“Tolerant, inclusive — we believe in diversity,” he said. “We believe in art. We believe in living your own life. We are kind of a beacon, not just for Fresno, but the entire region. The Central Valley is the most conservative part of California. The Tower District is the most LGBTQ-affirming neighborhood. Between Sacramento and LA, this is it. We’re a safe space for LGBTQ youth. You can see a play. You can see a band. You can shop in a thrift store. You can have a nice meal. You can do it all in three blocks.”

Following the April 11 debacle, the police increased their presence at the weekly protests, and established a separation between the opposing groups. Since then, Bennett said, the Proud Boys haven’t been a problem.

“Unless there is an opportunity to assault us or incite violence, there is no purpose for them to be there,” he said. “They’re only there to try to cause violent trouble. If the opportunity to cause violent trouble is removed, they’re not interested.”

One of the Fresno members framed the Proud Boys’ opposition to the Save the Tower Theatre committee as a matter of preventing the progressive values of the Bay Area and Los Angeles from creeping into the Valley.

“Those places are cancer,” said Chongo, the nickname for the Fresno chapter’s sergeant at arms, during an April 1 interview with conservative podcaster Todd Cotta. “If we don’t protect the Central Valley, our farmland areas, that cancer’s gonna spread here. Then, next thing you know, California’s a disaster.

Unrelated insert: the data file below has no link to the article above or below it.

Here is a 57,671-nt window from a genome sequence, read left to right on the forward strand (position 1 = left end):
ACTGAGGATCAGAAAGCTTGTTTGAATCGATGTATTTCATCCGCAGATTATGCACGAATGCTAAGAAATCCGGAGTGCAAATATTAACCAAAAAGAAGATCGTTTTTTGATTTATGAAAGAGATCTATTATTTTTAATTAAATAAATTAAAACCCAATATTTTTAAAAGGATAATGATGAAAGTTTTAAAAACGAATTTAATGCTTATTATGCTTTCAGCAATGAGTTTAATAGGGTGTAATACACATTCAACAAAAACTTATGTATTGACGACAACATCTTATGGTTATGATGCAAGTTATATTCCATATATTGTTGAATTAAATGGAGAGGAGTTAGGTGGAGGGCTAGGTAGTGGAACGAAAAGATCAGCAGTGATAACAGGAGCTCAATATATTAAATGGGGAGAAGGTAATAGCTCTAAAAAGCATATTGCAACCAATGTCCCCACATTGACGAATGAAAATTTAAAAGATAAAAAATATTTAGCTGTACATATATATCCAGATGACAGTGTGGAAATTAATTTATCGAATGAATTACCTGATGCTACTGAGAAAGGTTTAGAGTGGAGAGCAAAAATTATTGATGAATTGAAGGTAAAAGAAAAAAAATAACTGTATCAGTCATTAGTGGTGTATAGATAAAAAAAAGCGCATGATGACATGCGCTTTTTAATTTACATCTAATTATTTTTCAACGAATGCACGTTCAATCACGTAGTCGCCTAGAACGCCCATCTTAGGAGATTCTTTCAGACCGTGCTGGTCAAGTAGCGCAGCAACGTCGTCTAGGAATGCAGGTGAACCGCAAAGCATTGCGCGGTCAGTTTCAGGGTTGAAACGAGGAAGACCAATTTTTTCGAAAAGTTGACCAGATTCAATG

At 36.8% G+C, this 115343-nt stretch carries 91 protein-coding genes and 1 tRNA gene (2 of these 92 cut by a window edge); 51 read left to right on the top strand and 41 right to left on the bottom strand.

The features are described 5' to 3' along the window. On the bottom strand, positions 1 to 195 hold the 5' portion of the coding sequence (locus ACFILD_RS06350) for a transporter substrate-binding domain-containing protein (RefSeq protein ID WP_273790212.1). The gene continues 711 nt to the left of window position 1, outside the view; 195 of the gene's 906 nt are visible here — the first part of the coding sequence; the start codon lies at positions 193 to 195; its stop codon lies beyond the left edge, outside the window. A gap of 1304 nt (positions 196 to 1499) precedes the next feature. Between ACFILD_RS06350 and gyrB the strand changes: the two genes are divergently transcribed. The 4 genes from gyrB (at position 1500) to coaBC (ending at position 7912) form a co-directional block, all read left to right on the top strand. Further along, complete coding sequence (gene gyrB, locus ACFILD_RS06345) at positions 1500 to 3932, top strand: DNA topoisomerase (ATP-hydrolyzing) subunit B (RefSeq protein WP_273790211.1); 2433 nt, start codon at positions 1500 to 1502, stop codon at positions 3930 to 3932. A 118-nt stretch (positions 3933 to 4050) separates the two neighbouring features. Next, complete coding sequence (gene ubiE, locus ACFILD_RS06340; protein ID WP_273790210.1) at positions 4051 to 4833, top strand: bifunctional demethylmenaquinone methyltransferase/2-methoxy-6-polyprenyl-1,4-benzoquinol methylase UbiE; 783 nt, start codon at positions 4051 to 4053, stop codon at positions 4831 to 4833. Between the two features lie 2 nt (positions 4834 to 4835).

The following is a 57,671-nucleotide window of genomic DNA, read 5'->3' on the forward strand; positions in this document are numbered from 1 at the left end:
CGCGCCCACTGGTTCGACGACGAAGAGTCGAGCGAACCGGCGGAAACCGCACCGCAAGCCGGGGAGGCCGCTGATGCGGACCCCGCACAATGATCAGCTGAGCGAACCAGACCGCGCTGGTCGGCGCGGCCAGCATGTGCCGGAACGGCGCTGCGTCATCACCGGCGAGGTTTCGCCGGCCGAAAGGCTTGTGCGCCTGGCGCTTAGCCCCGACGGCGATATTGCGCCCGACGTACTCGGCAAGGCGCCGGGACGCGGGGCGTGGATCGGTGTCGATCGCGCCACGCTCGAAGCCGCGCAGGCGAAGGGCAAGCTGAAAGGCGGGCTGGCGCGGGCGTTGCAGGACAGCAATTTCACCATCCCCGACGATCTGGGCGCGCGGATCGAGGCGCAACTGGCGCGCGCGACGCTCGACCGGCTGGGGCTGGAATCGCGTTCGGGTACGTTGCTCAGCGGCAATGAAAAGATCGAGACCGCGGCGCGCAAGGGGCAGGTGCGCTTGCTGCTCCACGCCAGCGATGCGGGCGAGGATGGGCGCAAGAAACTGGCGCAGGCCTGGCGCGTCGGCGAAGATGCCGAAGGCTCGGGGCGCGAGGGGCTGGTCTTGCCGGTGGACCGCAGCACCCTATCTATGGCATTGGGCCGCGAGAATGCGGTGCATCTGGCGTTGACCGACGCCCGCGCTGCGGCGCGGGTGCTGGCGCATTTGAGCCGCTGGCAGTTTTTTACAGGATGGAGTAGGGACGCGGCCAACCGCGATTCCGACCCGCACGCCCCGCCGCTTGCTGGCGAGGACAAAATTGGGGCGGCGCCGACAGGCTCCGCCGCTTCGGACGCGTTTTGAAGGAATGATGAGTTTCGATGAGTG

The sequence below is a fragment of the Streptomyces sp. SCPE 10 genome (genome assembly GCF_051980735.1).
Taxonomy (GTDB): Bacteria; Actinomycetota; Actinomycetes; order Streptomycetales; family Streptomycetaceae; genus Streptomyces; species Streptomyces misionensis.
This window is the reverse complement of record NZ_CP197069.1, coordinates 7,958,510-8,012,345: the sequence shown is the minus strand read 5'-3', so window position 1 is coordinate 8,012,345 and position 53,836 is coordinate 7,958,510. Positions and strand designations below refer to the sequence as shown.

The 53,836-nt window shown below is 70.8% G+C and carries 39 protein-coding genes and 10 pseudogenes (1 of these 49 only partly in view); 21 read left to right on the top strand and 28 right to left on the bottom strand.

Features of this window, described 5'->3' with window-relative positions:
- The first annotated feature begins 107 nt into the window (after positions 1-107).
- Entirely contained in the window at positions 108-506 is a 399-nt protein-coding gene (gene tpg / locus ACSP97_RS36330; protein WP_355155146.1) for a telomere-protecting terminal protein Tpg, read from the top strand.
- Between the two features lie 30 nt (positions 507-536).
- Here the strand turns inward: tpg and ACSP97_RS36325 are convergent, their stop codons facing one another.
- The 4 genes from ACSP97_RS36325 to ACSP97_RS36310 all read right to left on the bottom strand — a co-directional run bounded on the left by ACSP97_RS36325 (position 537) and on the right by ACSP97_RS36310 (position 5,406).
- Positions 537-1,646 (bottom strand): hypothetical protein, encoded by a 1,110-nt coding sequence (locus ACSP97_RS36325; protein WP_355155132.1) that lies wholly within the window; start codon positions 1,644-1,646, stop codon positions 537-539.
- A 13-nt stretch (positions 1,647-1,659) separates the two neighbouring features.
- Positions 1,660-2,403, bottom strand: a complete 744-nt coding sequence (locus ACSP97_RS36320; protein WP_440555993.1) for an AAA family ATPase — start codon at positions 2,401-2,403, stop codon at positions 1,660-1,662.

“We need to fight that fight,” he continued. “What I mean by that — it doesn’t have to be physical. It’s always going to be the last resort, but we’ve got to stop that before it hits here. And we’re doing something in the Tower District….”

Two months later, addressing Modesto City Council, Chongo used almost identical language to argue against improving police oversight in the wake of an officer fatally shooting a man experiencing a mental health crisis.

“If anything, we are defenders of this country,” Chongo said. “Somebody’s gonna stand up. Somebody has to stand up. Because if we don’t, this country’s gonna burn. The cancer is already spreading into this community. It’s gonna hit the rest of the Central Valley. You got LA and San Francisco in ruins.”

On the issue of the Tower Theatre, Chongo told Cotta the Proud Boys got involved as a matter of supporting religious freedom.

“Well, we’re just standing up for it because we believe it’s a freedom of religion, which is our right as American people,” he said. “Say the Tower Theatre loses, and they don’t get their church. Well, there’s a church just north of the Tower Theatre — they’re gonna go after that church? I have a Bible study on Fridays. Pretty soon, they’re going to come after where I have my Bible study, and I can’t have it.”

Bennett said there’s no merit to any argument that the church losing the fight for Tower Theatre would be the first domino in a sustained assault on Christendom across the region.